The I-9 Audit Process Is A Game -- Alas, It Is Football, Not Soccer

by Angelo Paparelli

The I-9 Audit Process is a Game -- Alas, it is Football, not Soccer

Thumbnail image for soccer suit 3.jpg[Blogger's note:  Today's guest column is by my colleague at Seyfarth Shaw, John Quill. Three abiding passions animate John -- love of family, sports (hockey in particular) and immigration law.  His passion for sports and frustration with U.S. immigration law's employer-sanctions enforcement regime combine today to bring us this insightful and wistful post.] 


The I-9 Audit Process is a Game


Alas, it is Football, not Soccer

By John Quill


My favorite professor in law school, Bill Pizzi, taught criminal law and criminal procedure.  During my “recent” tenure as a law student, Professor Pizzi wrote an article comparing the U.S. criminal trial system to American football -- rife with arcane rules that penalize the most well-intending participants.  In contrast, wrote professor Pizzi, the European criminal trial system more closely mimics soccer (or "Football" to the rest of the world), in that there are fewer rules, the pace continues with fewer penalties and interruptions, and a general principle of maintaining flow of the game prevails.  (Professor Pizzi’s article became the first chapter of his book, Trials without Truth.)

Two recent events served to jog my memory on Professor Pizzi’s theory of criminal trial systems.  

  • First, my daughter and I decided to choose a Premier League team to root for, as soccer is her first love and she wanted to adopt  a team in one of the top professional leagues. (After a highly analytical process, we chose Tottenham Hotspur as our team.  The main criteria included their London home, and the fact that, “they have a cool name.&rdquo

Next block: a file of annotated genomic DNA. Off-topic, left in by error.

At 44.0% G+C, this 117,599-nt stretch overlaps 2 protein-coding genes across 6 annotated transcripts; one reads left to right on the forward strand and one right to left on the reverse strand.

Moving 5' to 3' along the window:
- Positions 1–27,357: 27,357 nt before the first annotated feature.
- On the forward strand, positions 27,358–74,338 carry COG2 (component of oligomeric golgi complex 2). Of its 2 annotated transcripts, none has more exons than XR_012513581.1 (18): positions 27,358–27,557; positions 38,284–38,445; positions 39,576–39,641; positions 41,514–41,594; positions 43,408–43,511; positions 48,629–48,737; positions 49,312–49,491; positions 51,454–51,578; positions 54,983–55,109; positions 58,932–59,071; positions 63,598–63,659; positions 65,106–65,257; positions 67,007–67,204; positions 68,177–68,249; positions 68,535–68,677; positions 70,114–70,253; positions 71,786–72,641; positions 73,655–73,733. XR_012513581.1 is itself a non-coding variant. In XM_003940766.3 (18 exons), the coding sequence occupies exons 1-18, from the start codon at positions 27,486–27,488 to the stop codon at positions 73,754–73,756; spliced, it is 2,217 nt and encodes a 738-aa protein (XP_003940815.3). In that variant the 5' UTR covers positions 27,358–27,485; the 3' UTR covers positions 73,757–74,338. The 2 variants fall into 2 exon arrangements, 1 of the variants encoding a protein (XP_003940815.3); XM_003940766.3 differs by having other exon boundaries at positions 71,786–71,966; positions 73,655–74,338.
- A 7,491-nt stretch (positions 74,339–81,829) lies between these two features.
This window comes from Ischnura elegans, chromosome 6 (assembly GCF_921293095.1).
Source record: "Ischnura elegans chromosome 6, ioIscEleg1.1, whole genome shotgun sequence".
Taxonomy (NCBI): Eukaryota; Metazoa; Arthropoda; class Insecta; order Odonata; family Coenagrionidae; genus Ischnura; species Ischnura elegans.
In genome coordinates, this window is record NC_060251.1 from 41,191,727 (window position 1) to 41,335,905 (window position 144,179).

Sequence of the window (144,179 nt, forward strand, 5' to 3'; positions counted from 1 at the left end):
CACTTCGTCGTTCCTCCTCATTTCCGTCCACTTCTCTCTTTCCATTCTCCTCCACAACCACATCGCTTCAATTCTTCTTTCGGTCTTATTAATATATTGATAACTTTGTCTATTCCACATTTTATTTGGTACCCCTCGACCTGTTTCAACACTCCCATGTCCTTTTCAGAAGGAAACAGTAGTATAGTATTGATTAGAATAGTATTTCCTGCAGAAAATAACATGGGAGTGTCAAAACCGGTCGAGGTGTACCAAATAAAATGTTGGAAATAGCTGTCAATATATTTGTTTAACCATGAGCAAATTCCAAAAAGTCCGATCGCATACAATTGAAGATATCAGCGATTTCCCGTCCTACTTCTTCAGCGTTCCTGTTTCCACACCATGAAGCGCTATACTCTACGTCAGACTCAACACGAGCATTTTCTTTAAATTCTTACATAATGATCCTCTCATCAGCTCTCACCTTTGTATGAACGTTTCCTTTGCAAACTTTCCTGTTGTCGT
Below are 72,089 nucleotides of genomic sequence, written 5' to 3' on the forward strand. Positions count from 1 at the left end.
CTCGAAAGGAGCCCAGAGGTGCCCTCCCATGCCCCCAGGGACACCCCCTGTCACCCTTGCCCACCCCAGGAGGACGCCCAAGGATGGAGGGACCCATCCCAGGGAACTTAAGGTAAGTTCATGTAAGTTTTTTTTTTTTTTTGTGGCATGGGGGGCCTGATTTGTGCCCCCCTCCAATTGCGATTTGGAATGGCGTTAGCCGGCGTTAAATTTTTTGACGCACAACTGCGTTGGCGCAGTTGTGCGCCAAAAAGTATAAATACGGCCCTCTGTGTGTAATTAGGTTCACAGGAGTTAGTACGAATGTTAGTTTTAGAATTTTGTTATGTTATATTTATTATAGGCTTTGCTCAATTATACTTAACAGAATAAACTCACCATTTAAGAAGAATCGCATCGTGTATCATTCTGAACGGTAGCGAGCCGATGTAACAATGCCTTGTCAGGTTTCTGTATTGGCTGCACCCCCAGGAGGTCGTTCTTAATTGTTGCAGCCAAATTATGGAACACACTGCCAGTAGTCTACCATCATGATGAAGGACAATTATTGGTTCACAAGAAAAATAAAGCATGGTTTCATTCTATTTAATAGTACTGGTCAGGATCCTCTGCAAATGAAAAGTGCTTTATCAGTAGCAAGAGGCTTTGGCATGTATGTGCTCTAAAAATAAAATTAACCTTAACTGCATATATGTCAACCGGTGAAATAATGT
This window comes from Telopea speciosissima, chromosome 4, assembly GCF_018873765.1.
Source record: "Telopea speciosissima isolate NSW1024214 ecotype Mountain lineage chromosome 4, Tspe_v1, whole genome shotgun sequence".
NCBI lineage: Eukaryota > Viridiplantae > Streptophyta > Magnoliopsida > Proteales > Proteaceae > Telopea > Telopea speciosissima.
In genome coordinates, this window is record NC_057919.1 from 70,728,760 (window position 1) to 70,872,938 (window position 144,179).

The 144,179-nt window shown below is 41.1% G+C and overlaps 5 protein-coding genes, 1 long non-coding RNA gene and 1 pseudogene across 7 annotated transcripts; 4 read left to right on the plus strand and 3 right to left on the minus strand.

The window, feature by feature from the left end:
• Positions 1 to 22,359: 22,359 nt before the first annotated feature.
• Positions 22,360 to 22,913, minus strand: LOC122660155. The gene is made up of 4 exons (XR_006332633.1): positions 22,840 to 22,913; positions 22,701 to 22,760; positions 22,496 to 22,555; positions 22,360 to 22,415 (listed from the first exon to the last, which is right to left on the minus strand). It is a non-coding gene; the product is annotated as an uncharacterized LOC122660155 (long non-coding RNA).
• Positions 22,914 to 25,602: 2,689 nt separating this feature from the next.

• Second, I recently completed another I-9 audit process for a client employer, and was reunited with the joys of engaging with U.S. Immigration and Customs Enforcement (ICE) and the game of “gotcha” that prevails throughout this process.

Watching soccer played at its highest level has given me an appreciation for why it is called “the Beautiful Game.”  The sport offers a near-continuous flow, with supreme athleticism on constant display.  The rules seem to serve more as guidelines, and the officials do not interrupt the action to measure the exact spot where a penalty took place, or use a small army of officials to maintain military-like precision on the field.  Rather than lengthy explanations for transgressions, a simple system of yellow and red cards informs viewers, regardless of language barriers, of the severity of the foul that was committed.  An offsides player is flagged by the assistant official, but play is only stopped if that player gains an advantage.  Otherwise, no foul is called and play carries on uninterrupted.

Contrast soccer with American football.  According to a Wall Street Journal article,  American football offers roughly 11 minutes of actual game action, in a three hour time span and 60 minutes of game clock time.  The remaining time is filled either with commercial timeouts, player huddles, referee conferences, precise ball placement after each play, and players lining up in a formation that resembles the 87th Regiment, 10th Division of the U.S. Army.